In a recent speech, Bernard Arnault, the mastermind behind LVMH, said that he is not obsessed by the size of Louis Vuitton, but rather that he is much more interested in keeping it in great shape while propelling it to become the most desirable brand in the upcoming years.
In a world where profit is king, the higher the margins the greater the executive bonuses. Short-term results seem to polarize between the good and the bad. Yet Louis Vuitton stands out for the long-term vision implemented in its own development.
Unlike Hermès, Louis Vuitton can afford to hire the coolest and most talked about street-style designers for its men’s collections and for dressing the First Lady of France, while still being appreciated as the most prestigious luxury brand in the world.
The brand can dare to match a French uber-chic avant-garde designer and an American DJ turned trendsetter.
Diversity is a reality at Louis Vuitton.
Louis Vuitton is one of the most prestigious brands in luxury, and since the ‘90s it has collaborated with artists who have contaminated but never distorted the brand.
From Stephen Sprouse to Takashi Murakami and Yayoi Kusama, renowned artists have given their own interpretations to the brand by enriching its storytelling and imagination while contributing to its relevance even beyond the luxury system.
These collaborations have magnified the brand's DNA. There has never been the need to re-invent or disrupt at Louis Vuitton thanks to well-kept and developed, consistent and strong brand identity and DNA.
The brand has always been developed with the management technique of the never-ending maintenance, of daily adjustments and of careful management with a long-term perspective.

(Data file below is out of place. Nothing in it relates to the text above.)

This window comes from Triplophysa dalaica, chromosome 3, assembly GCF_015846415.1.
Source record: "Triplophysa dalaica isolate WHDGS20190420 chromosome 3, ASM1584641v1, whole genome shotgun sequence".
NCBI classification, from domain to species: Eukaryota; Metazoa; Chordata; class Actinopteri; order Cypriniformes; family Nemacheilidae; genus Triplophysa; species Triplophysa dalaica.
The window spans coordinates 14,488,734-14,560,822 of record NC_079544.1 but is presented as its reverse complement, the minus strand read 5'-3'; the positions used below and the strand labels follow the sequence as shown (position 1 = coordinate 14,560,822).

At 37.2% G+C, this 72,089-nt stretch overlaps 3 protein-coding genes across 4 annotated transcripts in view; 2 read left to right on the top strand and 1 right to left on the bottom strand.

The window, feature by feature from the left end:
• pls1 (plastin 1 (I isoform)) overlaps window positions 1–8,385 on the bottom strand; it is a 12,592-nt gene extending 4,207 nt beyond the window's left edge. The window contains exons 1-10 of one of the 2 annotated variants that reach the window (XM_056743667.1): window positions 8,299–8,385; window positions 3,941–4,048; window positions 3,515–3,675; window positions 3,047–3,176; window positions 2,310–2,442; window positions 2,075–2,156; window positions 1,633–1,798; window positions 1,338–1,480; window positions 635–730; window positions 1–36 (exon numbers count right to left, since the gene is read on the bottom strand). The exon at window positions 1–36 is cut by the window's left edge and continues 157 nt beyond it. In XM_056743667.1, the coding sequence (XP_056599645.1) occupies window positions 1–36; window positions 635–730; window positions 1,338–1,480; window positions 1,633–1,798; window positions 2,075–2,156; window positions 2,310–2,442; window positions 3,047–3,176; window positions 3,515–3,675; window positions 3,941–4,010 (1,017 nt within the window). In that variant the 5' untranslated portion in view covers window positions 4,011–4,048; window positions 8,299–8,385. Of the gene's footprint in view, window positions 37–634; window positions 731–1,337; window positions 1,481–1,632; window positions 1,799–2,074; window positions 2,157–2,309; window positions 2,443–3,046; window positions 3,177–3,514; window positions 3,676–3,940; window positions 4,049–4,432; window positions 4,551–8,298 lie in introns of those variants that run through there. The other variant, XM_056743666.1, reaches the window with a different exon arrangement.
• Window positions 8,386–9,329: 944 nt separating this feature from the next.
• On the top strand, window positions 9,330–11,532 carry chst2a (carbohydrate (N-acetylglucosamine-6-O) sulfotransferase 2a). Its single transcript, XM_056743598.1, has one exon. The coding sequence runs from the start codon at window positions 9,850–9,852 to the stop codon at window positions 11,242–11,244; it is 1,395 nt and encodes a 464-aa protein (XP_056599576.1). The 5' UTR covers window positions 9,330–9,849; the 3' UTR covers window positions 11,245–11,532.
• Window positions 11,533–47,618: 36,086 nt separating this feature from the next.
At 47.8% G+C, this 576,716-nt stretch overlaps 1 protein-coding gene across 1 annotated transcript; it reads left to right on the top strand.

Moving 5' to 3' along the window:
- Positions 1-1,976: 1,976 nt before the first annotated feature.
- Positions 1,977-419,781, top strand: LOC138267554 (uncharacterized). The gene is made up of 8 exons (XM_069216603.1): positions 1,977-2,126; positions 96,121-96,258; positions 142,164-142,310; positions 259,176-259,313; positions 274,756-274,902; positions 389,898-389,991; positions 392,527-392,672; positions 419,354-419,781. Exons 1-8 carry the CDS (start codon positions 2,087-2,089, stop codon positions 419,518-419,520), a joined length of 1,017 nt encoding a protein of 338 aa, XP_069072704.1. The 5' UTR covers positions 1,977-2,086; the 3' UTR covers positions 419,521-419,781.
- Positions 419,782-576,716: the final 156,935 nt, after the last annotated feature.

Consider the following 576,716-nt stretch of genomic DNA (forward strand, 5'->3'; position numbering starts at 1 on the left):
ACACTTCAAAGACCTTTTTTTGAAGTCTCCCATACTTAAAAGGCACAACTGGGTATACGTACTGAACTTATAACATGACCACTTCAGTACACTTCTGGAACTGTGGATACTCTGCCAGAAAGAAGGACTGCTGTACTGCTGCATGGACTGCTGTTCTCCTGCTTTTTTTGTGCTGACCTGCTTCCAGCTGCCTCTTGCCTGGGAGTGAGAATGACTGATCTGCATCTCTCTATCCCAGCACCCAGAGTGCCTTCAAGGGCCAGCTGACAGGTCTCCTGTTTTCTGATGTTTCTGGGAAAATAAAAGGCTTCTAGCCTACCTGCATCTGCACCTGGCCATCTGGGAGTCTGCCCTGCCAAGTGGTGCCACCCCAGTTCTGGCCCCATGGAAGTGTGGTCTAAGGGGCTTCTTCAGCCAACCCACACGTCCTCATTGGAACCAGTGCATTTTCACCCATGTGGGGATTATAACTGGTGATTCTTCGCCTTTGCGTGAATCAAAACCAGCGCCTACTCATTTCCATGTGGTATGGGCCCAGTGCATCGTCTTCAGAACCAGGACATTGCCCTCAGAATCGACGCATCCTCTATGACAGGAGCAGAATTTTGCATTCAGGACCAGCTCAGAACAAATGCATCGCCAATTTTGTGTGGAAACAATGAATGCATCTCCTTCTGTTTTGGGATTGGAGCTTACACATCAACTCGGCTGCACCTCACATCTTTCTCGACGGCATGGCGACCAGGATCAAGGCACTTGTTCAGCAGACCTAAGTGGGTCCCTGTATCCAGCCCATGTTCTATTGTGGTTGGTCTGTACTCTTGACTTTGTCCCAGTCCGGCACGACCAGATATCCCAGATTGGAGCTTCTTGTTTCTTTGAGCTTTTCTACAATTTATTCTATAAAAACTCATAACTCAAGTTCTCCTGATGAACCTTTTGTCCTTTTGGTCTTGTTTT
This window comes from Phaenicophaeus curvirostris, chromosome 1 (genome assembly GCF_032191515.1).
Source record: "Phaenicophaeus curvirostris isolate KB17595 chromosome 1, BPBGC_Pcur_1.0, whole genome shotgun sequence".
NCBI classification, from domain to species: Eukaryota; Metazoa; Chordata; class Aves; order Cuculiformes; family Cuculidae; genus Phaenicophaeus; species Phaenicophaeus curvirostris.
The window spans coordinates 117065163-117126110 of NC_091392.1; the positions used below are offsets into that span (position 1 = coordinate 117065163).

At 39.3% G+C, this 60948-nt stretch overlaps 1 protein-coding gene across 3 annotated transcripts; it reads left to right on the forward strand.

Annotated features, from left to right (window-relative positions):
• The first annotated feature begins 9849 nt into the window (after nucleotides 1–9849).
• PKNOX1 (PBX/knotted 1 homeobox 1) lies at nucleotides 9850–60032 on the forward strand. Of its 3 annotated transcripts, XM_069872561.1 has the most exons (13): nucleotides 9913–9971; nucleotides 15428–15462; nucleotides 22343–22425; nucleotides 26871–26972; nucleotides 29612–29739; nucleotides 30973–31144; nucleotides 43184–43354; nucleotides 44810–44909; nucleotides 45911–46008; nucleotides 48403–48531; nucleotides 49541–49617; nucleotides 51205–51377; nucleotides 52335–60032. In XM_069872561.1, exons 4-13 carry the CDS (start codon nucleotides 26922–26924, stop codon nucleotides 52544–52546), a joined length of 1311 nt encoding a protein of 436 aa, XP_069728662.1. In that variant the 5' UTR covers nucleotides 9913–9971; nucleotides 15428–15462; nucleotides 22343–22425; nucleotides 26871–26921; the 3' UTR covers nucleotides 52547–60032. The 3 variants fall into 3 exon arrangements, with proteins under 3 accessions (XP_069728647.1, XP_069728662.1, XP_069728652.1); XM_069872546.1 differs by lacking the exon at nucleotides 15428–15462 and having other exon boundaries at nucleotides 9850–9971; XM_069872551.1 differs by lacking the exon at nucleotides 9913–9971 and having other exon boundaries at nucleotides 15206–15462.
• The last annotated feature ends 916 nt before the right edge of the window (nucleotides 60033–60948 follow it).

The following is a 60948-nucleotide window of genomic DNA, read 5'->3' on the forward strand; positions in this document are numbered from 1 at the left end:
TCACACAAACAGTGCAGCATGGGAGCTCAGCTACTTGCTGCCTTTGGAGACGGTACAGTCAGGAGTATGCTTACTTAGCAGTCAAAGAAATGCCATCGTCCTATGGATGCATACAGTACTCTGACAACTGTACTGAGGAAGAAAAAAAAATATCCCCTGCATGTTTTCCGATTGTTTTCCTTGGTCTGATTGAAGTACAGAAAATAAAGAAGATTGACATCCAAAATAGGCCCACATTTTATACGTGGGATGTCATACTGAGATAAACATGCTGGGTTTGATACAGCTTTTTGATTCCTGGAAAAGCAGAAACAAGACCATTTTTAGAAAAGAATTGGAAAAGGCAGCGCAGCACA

In the past 20 years, the brand went through charismatic CEOs such as Yves Carcelle and Michael Burke with very different leadership styles, as well as energetic creative directors such as Marc Jacobs while never changing its core values.
The evolution of the brand has been carefully driven with the purpose of a smooth but steady growth.
It was paid great respect for the brand staples such as the Monogram and the Art of Travel (the Annie Leibovitz advertising campaign with the likes of Keith Richards, Sean Connery and Angelina Jolie remains unrivalled). The Iconic collections were developed and updated but never distorted, while at the same time, contemporary products like sneakers were launched to satisfy the appetite of younger customers.
The launch of the collaboration with the New York-based skateboard brand, Supreme, did not disturb the brand’s perception nor the opportunity to dress the First Lady of France.
A dream team of creative directors has been put in place: Nicolas Ghesquière, Virgil Abloh and Francesca Amfitheatrof. They all contribute with different yet stylish points of view to the brand’s evolution.
A very careful distribution strategy, the no-discount policy and the cautious brand extensions helped develop the brand while preserving the equity.
According to the Financial Times, Francois-Henry Pinault of the rival group Kering “believes his flagship label Gucci could one day overtake Louis Vuitton as the largest luxury brand in the world”.
But, is it a belief or just a hope?
Cover image credit: Louis Vuitton